The U.S. Food and Drug Administration on Thursday approved the emergency use of the Pfizer coronavirus booster shot for Americans aged 16 and 17.
The move comes as the Delta variant is fueling surges in infections and hospitalizations in some pockets of the country and the highly contagious Omicron variant starts to spread across the United States.
“Vaccination and getting a booster when eligible, along with other preventive measures like masking and avoiding large crowds and poorly ventilated spaces, remain our most effective methods for fighting COVID-19,” Acting FDA Commissioner Dr. Janet Woodcock said in an agency news release.
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Extra protection ahead of the holidays
“As people gather indoors with family and friends for the holidays, we can’t let up on all the preventive public health measures that we have been taking during the pandemic. With both the Delta and Omicron variants continuing to spread, vaccination remains the best protection against COVID-19,” Woodcock adds.
Dr. Peter Marks, director of the FDA’s Center for Biologics Evaluation and Research, said expanding the availability of booster shots makes sense.
“The Pfizer-BioNTech COVID-19 vaccine has been available to individuals 16 years of age and older for nearly a year, and its benefits have been shown to clearly outweigh potential risks,” he noted in the agency news release. “Since we first authorized the vaccine, new evidence indicates that vaccine effectiveness against COVID-19 is waning after the second dose of the vaccine for all adults and for those in the 16- and 17-year-old age group. A single booster dose of the vaccine for those vaccinated at least six months prior will help provide continued protection against COVID-19 in this and older age groups.”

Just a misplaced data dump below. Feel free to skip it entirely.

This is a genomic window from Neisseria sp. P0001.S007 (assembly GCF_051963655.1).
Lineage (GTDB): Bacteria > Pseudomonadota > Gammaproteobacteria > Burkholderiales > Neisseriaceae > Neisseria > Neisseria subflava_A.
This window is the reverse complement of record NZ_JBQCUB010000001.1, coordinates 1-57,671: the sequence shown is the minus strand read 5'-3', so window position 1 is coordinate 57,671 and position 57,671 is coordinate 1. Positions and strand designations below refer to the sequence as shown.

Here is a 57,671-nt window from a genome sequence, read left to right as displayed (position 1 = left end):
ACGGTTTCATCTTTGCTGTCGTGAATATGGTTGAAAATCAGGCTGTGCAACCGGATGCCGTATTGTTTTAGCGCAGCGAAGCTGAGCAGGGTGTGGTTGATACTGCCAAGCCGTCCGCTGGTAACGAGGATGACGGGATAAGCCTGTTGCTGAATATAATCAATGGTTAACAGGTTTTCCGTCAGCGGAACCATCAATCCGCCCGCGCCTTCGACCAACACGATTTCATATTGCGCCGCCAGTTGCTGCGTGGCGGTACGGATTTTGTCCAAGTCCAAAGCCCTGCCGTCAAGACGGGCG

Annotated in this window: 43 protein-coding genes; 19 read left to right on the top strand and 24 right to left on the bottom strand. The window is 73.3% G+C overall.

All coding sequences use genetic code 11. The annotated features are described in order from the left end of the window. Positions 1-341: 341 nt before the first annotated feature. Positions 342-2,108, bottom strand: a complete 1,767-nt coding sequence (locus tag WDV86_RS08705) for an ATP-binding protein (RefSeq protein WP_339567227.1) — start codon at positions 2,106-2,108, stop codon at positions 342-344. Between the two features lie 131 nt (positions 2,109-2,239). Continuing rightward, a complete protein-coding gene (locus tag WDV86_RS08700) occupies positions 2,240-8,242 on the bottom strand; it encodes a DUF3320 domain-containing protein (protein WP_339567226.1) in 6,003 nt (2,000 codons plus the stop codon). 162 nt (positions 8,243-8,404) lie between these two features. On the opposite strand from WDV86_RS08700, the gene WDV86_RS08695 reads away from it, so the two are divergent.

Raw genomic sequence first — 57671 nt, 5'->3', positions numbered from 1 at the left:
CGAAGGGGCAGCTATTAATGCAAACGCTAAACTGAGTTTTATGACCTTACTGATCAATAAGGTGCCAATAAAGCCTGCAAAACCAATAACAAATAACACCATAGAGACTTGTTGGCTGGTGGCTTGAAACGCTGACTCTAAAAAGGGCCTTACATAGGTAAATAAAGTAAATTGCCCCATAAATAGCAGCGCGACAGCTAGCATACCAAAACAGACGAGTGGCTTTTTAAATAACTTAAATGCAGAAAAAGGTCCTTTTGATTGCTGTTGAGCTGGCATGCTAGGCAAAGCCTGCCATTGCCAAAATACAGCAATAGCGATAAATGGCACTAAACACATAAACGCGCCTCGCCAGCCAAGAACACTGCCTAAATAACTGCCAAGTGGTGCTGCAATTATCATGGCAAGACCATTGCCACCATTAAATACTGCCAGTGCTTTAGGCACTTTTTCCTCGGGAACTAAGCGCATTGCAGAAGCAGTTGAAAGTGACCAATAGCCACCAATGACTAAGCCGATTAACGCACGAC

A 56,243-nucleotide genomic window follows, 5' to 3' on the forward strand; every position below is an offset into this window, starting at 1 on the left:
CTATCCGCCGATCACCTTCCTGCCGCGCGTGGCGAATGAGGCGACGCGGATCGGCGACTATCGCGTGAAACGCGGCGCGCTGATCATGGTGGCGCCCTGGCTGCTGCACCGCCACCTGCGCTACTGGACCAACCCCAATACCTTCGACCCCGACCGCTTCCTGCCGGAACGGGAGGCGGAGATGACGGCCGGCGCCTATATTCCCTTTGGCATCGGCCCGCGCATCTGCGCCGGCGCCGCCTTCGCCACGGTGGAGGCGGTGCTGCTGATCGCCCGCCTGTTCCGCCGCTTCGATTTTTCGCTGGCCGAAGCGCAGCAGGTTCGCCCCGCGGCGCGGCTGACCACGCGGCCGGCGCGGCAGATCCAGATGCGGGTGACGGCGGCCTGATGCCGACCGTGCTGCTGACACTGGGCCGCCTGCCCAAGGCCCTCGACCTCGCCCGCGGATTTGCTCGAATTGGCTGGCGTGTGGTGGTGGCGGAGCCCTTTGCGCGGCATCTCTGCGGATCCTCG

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The U.S. Centers for Disease Control and Prevention is expected to promptly endorse the FDA’s approval, although no meeting of its vaccine advisory committee has been scheduled at this point, The New York Times reports.
Pfizer first sought the approval for using the boosters in this age group at the end of November, and it becomes the first booster shot approved for Americans this young.
Booster shots of the Pfizer and Moderna vaccines for everyone 18 and older were first authorized on Nov. 19 by U.S. health officials. All adults who’d received the single-dose Johnson & Johnson vaccine were already eligible for a booster.
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An effort to keep Americans calm about Omicron
The latest move to expand booster availability comes as President Joe Biden tries to keep Americans calm about Omicron. Shortly after it emerged in South Africa, he called the new variant “a cause for concern, not a cause for panic.”
Echoing that concern, the CDC then strengthened its recommendations on boosters, urging all Americans aged 18 and older to get the extra dose for the best protection.
“Today, CDC is strengthening its recommendation on booster doses for individuals who are 18 years and older. Everyone ages 18 and older should get a booster shot either when they are 6 months after their initial Pfizer or Moderna series or 2 months after their initial J&J vaccine,” CDC Director Dr. Rochelle Walensky said Nov. 29 in an agency statement.
As “scientists in the United States and around the world are urgently examining vaccine effectiveness related to this [Omicron] variant, I strongly encourage the 47 million adults who are not yet vaccinated to get vaccinated as soon as possible and to vaccinate the children and teens in their families as well, because strong immunity will likely prevent serious illness,” Walensky adds.
The Omicron variant has now spread to 21 U.S. states, as vaccine makers are still trying to determine whether their current shots will work as well against the new variant, or whether modified vaccines will be needed to fight it.
Those that are fully vaccinated, may be able to start doing some things that they had stopped doing because of the pandemic, but should still take extra precautions.
In addition to getting vaccinated, the FDA recommends the following tips to prevent yourself from developing COVID:
- Wash your hands often with plain soap and water. The CDC recommends washing your hands often with soap and water for at least 20 seconds, especially after you have been in a public place, or after blowing your nose, coughing, or sneezing. If soap and water are not available, the CDC recommends using an alcohol-based hand sanitizer that contains at least 60 percent alcohol. Learn more about safely using hand sanitizer.
- Cover your mouth and nose with a cloth face covering or non-surgical mask when around others. Find more information about how to select, wear, and clean your mask.
- Follow CDC guidance on large gatherings, social distancing and mask wearing, based on if you are fully vaccinated or not.
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